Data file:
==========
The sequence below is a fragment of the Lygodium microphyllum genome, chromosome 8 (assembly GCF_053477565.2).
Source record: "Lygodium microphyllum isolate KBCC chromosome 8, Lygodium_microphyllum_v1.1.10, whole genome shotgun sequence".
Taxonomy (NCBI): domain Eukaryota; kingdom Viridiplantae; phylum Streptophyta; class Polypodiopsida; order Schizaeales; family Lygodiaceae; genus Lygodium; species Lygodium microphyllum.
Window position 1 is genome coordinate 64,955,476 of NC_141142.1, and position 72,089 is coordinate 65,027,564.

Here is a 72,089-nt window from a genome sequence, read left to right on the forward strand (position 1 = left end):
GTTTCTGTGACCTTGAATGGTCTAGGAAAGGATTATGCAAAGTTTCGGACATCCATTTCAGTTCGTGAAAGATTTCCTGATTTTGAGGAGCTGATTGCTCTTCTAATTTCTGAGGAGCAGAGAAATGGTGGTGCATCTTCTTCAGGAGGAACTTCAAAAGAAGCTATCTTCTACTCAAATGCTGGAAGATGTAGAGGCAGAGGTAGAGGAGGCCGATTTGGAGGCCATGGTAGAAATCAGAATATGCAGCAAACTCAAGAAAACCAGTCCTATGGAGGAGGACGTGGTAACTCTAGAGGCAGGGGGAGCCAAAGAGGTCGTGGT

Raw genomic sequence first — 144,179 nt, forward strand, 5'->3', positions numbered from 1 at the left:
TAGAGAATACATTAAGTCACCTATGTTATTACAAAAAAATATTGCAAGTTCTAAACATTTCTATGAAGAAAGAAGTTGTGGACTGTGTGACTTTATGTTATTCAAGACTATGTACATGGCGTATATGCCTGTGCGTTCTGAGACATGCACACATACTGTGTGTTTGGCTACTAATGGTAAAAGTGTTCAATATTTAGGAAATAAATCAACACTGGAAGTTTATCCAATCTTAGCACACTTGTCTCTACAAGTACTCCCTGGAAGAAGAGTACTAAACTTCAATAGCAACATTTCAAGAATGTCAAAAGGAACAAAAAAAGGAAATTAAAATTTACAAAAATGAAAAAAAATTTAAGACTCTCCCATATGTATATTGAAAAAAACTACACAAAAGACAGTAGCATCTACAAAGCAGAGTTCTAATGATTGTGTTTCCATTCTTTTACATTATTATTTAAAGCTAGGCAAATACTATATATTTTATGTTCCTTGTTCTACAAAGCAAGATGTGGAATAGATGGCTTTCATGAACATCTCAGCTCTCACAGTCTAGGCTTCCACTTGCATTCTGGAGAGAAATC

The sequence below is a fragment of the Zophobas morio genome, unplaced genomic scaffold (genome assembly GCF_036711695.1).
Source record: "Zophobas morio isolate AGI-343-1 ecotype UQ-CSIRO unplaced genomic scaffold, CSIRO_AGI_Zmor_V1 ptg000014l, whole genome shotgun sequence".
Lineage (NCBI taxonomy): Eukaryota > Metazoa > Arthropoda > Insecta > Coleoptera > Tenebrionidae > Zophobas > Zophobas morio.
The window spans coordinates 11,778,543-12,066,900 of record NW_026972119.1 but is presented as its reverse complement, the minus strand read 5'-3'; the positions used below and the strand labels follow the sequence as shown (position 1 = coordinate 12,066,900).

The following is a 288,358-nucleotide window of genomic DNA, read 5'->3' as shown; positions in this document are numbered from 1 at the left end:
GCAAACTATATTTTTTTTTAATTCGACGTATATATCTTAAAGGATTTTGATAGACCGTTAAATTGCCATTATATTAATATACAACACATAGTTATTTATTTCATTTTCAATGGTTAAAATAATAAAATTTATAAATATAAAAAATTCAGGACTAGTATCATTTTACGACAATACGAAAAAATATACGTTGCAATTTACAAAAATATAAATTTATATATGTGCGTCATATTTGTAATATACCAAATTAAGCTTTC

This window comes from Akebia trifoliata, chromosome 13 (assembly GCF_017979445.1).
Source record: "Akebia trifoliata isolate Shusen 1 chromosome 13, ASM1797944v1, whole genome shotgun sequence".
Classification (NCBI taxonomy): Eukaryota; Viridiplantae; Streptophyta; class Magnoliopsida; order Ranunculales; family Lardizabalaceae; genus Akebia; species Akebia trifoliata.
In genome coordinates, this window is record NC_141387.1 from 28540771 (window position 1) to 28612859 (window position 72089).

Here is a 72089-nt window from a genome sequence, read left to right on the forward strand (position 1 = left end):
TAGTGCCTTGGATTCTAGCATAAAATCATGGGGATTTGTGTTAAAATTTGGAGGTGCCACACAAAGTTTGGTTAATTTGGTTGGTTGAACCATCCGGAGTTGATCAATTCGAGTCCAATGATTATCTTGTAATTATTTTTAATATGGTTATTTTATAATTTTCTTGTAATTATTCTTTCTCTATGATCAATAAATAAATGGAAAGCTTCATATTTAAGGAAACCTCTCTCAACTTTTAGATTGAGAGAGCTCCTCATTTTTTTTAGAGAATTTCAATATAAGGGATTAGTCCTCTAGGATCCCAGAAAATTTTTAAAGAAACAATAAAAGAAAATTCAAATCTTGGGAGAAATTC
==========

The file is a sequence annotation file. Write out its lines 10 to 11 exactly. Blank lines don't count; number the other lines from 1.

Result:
Source record: "Zophobas morio isolate AGI-343-1 ecotype UQ-CSIRO unplaced genomic scaffold, CSIRO_AGI_Zmor_V1 ptg000014l, whole genome shotgun sequence".
Lineage (NCBI taxonomy): Eukaryota > Metazoa > Arthropoda > Insecta > Coleoptera > Tenebrionidae > Zophobas > Zophobas morio.